Jan 17, 2023
New year, new you: A lawyer’s guide to starting the year strong
Have you noticed a longer-than-normal line at the treadmill lately? It’s January as I write this blog post, and that means perhaps everybody is at the gym trying to fulfill their New Year’s resolution to (finally) get in shape.
But how about your financial health? Now is also a great time to think about what you should be doing to set yourself up for a productive new year on the financial front.
Here’s a short list of practical tips to help you as you try and get (and stay) financially fit this year.
Pay down debt—the days of easy money in terms of low interest rates are apparently over for now. Rates soared in 2022, so if your law school loans have a floating interest rate, you’re likely paying much more in interest than you were previously. To the degree that you have a chunk of cash that is unspoken for, I suggest considering being aggressive in retiring your law school debt as quickly as possible. Investing your free cash into the investment markets might seem more exciting, but eliminating high-interest debt is typically a better first step, in my view.
For income partners
Save for capital buy-in—at the income partner level, you’re likely fixing your eyes on the prize of advancing to the equity partner level. To better prepare yourself for when you get the call inviting you to join those hallowed halls of equity partner-dom, I suggest you aggressively save for your capital buy-in. Each law firm handles this situation a bit differently, but most firms require some type of buy-in when becoming an equity partner. Many lawyers need to borrow at least some portion of that required buy-in from a bank or other lender. Until 2022, interest rates were so low that borrowing was quite attractive. However, since rates have gone up dramatically, those borrowing costs could be multiples higher than in the past. The more cash you can put toward your capital buy-in, the less you need to borrow, and the more you’ll save on interest costs.
For equity partners
Pop quiz—how much money does it take for you to live your desired lifestyle? My guess is that a very small percentage of you reading this blog post have an accurate picture of how much you spend. As an equity partner, it’s critical to know your spending requirement to figure out how much you need to be saving between now and retirement, so that you can continue that comfortable lifestyle after you finish working. I’ve been doing this a long time, and I’ve yet to meet any client who says, “When I retire, I’m really looking forward to cutting back my lifestyle dramatically.”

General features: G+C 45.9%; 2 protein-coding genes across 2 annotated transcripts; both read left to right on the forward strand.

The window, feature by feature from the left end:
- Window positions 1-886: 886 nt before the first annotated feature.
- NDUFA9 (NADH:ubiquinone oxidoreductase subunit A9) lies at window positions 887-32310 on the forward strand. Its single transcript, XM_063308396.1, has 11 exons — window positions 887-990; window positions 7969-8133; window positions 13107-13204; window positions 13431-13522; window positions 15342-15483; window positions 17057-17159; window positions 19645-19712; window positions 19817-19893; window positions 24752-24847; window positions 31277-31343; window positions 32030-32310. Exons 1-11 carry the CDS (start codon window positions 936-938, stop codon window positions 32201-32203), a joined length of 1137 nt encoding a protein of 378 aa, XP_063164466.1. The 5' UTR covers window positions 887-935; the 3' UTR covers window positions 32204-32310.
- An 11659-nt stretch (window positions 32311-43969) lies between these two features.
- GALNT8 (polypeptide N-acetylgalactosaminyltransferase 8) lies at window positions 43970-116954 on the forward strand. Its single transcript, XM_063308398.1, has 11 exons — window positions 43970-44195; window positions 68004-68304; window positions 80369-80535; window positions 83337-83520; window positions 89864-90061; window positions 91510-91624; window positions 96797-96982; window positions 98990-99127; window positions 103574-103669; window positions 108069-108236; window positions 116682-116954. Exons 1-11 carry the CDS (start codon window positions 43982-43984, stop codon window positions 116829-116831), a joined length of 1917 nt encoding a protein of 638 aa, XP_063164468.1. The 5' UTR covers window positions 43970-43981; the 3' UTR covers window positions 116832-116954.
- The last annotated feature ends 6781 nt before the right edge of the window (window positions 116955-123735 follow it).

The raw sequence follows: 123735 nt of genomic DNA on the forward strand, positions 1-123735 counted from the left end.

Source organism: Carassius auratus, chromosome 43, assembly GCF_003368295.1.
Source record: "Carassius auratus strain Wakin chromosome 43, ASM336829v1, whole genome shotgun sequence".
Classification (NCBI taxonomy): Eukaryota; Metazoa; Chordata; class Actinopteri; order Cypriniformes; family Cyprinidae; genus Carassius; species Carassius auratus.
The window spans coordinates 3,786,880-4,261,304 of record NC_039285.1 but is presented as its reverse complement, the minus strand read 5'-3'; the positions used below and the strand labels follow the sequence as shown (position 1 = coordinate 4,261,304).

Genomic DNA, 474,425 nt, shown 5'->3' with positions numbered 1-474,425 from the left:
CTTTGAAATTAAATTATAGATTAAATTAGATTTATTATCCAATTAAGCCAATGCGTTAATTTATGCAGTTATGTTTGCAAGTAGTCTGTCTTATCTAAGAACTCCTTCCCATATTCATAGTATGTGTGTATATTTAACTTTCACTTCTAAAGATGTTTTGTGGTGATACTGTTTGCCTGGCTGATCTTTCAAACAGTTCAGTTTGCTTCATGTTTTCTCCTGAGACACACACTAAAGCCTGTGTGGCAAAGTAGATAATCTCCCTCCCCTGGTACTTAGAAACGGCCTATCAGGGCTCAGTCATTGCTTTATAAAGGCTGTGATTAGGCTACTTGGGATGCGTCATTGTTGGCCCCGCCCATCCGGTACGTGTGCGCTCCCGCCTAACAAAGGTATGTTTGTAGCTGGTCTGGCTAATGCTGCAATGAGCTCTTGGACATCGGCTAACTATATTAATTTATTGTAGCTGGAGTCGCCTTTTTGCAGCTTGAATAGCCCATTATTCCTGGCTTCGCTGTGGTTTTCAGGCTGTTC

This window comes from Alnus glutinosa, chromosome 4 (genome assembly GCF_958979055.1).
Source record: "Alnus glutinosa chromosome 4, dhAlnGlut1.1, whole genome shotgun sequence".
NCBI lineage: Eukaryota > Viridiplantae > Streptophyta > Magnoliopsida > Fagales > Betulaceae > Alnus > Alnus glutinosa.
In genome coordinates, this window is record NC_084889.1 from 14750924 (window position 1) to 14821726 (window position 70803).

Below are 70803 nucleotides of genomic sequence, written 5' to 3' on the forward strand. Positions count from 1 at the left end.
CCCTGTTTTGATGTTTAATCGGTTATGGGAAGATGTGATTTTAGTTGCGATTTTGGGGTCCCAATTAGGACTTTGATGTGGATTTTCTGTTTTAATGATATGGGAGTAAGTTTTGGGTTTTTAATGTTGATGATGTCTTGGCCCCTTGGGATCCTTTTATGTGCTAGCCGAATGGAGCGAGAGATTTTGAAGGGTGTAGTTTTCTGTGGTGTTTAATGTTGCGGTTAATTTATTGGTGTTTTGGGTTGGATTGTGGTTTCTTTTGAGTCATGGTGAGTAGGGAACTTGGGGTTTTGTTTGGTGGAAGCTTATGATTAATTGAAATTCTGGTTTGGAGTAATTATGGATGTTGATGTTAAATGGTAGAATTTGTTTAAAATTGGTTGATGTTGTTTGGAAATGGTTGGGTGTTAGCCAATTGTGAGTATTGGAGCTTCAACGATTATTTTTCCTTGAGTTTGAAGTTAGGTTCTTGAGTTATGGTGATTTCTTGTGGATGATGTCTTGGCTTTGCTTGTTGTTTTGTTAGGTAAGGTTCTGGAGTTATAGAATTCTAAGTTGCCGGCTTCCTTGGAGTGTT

For a law firm partner, your wealth is generally created through year-over-year compensation growth. Unlike your private business-owner clients, who might sell their company and use the cash proceeds to fund their retirement, we think you should make the most of these high-income years by saving above and beyond, maxing out your firm-sponsored retirement plans. But how much is actually enough? The only way to figure that out is to have a realistic idea of your “burn rate.” Then you can figure out your after-tax annual savings target to ensure you can continue living your best life once you decide to ride off into the sunset.
Hopefully, this short list gives you some ideas of how to get more financially fit in the year ahead, whatever the current stage in your legal career. I can’t help you get to the gym more often, but hopefully this challenges you to make some key adjustments to strengthen your financial health for the future!
ABOUT THE AUTHOR
Justin works closely with clients to design wealth management plans that take into account the full spectrum of their career and personal concerns with a specialization in advising law firm partners. Justin earned his MBA from Northwestern University's J.L. Kellogg School of Business and joined BDF in 2011.
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